Dr. Katherine Luzuriaga is the UMass Memorial Health Care Chair in Biomedical Research, Professor of Molecular Medicine, and Vice Provost for Clinical and Translational Research at the University of Massachusetts Medical School (UMMS). She is a pediatric infectious disease physician, whose research has led to the development of new prevention and treatment strategies for pediatric HIV-1 infection and informed global treatment guidelines and policies. As Director of the UMass Center for Clinical and Translational Science, Dr. Luzuriaga leads efforts to translate scientific discoveries into products and approaches that improve individual and population health.
From 2009-2017, Dr. Luzuriaga served as Founding Director of the UMMS Office of Global Health, providing strategic oversight and operational support for the development of UMMS global health education and research programs. She has also led multiple collaborative health systems strengthening and workforce development projects in Liberia. With funding from the Paul G. Allen Family Foundation, UMMS partnered with the Liberian Ministry of Health and Liberian Post-Graduate Medical Council to develop laboratory capacity for Ebola molecular diagnosis during the 2013-2015 epidemic; additional funding from the US CDC has supported the establishment of public health laboratories aimed at stemming infectious disease outbreaks through surveillance, rapid diagnosis, and research.
Dr. Luzuriaga is a graduate of MIT, with SB and SM degrees in Applied Biology. After completing her medical studies at Tufts University School of Medicine, she did her residency training in pediatrics at the Boston Floating Hospital. She then completed a clinical and research fellowship in Infectious Diseases at the University of Massachusetts Medical School.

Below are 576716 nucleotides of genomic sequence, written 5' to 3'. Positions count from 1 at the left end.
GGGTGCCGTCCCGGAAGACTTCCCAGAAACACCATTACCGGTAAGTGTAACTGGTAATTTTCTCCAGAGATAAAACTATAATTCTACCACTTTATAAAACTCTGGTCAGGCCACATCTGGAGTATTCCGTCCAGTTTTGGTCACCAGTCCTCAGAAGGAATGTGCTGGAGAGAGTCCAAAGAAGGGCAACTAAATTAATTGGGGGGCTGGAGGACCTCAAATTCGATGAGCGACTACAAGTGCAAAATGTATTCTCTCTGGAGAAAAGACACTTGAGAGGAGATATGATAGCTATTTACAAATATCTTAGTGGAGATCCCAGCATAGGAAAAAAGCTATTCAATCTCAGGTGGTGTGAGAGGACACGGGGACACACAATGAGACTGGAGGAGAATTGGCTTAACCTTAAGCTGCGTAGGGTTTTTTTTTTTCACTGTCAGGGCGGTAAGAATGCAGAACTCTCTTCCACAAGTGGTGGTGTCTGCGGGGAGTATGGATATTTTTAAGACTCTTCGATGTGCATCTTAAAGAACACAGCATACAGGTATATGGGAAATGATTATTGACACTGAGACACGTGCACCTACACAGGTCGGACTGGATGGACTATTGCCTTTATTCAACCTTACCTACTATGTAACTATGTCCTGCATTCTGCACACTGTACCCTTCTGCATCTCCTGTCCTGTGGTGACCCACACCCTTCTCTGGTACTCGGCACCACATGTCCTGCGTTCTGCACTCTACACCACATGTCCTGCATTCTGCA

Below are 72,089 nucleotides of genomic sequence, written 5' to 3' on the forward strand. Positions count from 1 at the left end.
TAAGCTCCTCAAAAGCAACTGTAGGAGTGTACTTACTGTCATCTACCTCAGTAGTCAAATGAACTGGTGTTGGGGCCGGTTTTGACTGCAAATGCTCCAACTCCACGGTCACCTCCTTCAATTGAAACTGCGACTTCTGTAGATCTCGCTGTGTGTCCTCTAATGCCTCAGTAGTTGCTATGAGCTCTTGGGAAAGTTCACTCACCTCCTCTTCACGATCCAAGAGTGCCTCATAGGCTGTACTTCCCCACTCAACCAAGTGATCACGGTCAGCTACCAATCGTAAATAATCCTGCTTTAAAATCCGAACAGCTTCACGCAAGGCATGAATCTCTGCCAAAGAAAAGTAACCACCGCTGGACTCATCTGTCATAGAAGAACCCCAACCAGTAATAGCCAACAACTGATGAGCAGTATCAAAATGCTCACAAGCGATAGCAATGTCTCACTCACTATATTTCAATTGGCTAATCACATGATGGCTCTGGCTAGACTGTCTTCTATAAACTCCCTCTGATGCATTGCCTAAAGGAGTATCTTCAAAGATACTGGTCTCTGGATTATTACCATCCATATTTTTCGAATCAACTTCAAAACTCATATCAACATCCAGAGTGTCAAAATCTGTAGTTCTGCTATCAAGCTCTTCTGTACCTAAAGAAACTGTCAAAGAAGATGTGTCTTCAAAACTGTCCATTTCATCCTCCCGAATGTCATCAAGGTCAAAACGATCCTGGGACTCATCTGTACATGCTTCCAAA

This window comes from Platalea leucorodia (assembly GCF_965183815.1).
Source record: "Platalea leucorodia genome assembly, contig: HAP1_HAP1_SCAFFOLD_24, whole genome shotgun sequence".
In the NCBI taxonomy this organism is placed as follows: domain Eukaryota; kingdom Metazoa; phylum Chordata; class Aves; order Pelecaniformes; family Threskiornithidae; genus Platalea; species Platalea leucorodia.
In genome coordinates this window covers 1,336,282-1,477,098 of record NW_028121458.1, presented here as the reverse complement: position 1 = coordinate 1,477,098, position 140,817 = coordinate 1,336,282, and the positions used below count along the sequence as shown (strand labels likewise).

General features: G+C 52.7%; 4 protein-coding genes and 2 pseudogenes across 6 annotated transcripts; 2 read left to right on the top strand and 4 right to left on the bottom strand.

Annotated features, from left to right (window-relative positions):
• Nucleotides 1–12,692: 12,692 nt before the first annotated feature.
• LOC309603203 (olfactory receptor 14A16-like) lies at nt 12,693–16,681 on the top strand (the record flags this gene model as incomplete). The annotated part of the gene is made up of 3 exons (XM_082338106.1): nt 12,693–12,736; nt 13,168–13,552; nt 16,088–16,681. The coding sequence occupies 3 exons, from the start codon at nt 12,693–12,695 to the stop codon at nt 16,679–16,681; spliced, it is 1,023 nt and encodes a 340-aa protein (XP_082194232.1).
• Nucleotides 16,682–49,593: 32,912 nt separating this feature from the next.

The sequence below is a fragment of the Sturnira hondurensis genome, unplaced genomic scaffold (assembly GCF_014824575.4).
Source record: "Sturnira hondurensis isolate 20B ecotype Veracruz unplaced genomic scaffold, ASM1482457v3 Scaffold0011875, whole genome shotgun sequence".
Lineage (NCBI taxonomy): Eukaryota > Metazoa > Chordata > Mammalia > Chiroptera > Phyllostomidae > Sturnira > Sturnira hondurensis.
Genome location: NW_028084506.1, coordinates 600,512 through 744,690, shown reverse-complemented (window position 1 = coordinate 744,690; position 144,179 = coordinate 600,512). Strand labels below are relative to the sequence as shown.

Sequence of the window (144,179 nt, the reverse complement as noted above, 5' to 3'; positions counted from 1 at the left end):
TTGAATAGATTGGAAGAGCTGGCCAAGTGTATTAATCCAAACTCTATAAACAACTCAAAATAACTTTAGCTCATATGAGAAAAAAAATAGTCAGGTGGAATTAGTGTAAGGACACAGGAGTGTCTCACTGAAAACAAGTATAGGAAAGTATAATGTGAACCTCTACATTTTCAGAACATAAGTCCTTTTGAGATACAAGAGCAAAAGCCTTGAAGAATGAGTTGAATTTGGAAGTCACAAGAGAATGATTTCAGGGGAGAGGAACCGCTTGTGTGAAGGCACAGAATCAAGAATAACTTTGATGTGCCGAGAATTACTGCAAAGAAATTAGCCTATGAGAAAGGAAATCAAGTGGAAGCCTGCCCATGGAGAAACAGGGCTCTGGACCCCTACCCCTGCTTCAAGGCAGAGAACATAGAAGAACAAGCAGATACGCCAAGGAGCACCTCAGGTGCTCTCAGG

Dr. Luzuriaga has served as a consultant to the World Health Organization, as a member of the Institute of Medicine’s Committee on the Perinatal Transmission of HIV, and in several leadership positions with the NIH-funded International Maternal Pediatric and Adolescent AIDS Clinical Trials (IMPAACT) network. She currently serves on the Massachusetts Medical Device Development Advisory Board, the American Foundation for AIDS Research Program Advisory Committee, and the Scientific Advisory Board of the Boston University Clinical and Translational Science Institute. Dr. Luzuriaga received a Scholar Award and an Elizabeth Glaser Scientist Award from the Elizabeth Glaser Pediatric AIDS Foundation and is an elected Fellow of the Infectious Disease Society of America and the American Academy of Microbiology. Named to the 2013 TIME 100 Most Influential People and the 2013 Foreign Policy Global Thinkers lists,Dr. Luzuriaga is particularly passionate about communicating to policy makers and the public the importance of scientific investigation for improving health.